Addition '+' | Basics of Arithmetic
This page is part of our series covering the basics of arithmetic, the simplest way of manipulating numbers.
Here you'll learn the basics of addition (+): how to add, sum or combine two or more numbers to make a new number - a total. The ability to 'add up' is important in all aspects of life, at home, school, work and socially.
Addition Quick Facts:
- Addition is the term used to describe adding two or more numbers together.
- The plus sign ‘+‘ is used to denote an addition: 2 + 2.
- The + can be used multiple times as required: 2 + 2 + 2.
- For longer lists of numbers it is usually easier to write the numbers in a column and perform the calculation at the bottom.
- The word 'sum' or the symbol ∑ may also be used for addition.
- It doesn’t matter in which order you add a group of numbers together as the answer will always be the same:
1 + 2 + 3 + 4 gives the same answer (10) as 4 + 2 + 1 + 3
- Adding 0 to any number makes no difference 2 + 0 = 2.
Basic addition is a step on from counting and usually picked up easily by learners.
Once a learner can count to ten they can usually quickly perform additions up to ten.
For example, if a learner is given two piles of cards, one pile containing 4 cards and the other containing 3 cards, they can count all the cards and come up with the answer: 7.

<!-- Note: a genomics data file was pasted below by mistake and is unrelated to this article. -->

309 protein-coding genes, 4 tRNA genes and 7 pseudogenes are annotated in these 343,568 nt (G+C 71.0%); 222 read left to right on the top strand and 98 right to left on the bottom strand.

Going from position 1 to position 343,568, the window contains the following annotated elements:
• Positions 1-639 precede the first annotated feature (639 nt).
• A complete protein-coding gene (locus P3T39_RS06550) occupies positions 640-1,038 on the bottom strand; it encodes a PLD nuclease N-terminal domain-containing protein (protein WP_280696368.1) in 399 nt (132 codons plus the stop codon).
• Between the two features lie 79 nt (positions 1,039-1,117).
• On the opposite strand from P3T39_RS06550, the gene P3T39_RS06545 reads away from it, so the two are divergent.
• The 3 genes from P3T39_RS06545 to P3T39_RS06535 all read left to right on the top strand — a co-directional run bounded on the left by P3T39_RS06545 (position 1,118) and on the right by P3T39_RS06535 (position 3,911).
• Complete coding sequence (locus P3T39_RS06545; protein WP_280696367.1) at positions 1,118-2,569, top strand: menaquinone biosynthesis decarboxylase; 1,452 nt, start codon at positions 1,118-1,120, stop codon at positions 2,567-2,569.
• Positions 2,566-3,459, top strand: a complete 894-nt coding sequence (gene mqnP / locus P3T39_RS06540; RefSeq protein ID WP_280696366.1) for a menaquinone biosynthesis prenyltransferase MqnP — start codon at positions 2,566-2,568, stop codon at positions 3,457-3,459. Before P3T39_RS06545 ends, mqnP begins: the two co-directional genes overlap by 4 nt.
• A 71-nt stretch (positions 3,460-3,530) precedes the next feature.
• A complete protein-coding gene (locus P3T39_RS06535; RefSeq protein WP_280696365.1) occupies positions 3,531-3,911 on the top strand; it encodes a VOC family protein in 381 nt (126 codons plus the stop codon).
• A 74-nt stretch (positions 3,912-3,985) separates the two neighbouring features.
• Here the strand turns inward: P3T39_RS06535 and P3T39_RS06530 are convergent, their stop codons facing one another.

Using fingers is common when learning how to count and add. Adding dots drawn on a piece of paper, then using a ‘number line’, are the next steps in learning addition, this time there are no physical items to handle.
Finally when digits are recognised the same sum can be performed by looking at 3 + 4.
Adding the same number to itself (or doubling) is also fairly straightforward once a basic understanding of multiplication has been grasped, 3 + 3 = 6 for example.
Adding the same number to itself is the same as multiplying a number by 2:
3 + 3 can also be written as
3 x 2 (verbally 3 times 2).
When adding lots of numbers together it is helpful to write them in columns, denoting units, tens and hundreds (see our numbers page for examples of this). If we needed to add 4, 15, 23, 24, 35, 42
Arrange the numbers in columns, Hundreds, Tens and Units as needed:
Add the numbers in the right (units) column. This should give you an answer of 23. Two tens and three units. Write a 3 in the total for the units column.
Carry over the 2 tens - it is usual to put this number underneath the total, we'll need it in the next step.
Add together the numbers in the tens column remembering to include the 2 that was carried over. You should get an answer of 14.
That is 4 tens (as we are working in the tens column) and 1 to carry over to the next column, hundreds.
The next step would be to add together the numbers in the hundreds column.
There are no numbers in the hundreds column except for the 1 that was carried over from the tens column.
As there is nothing else to add, bring the one up to the total.
We have no numbers left to add and therefore have arrived at our answer: 143.
You can use exactly the same method to add larger and larger numbers, by adding extra columns on the left as needed for thousands, tens of thousands etc.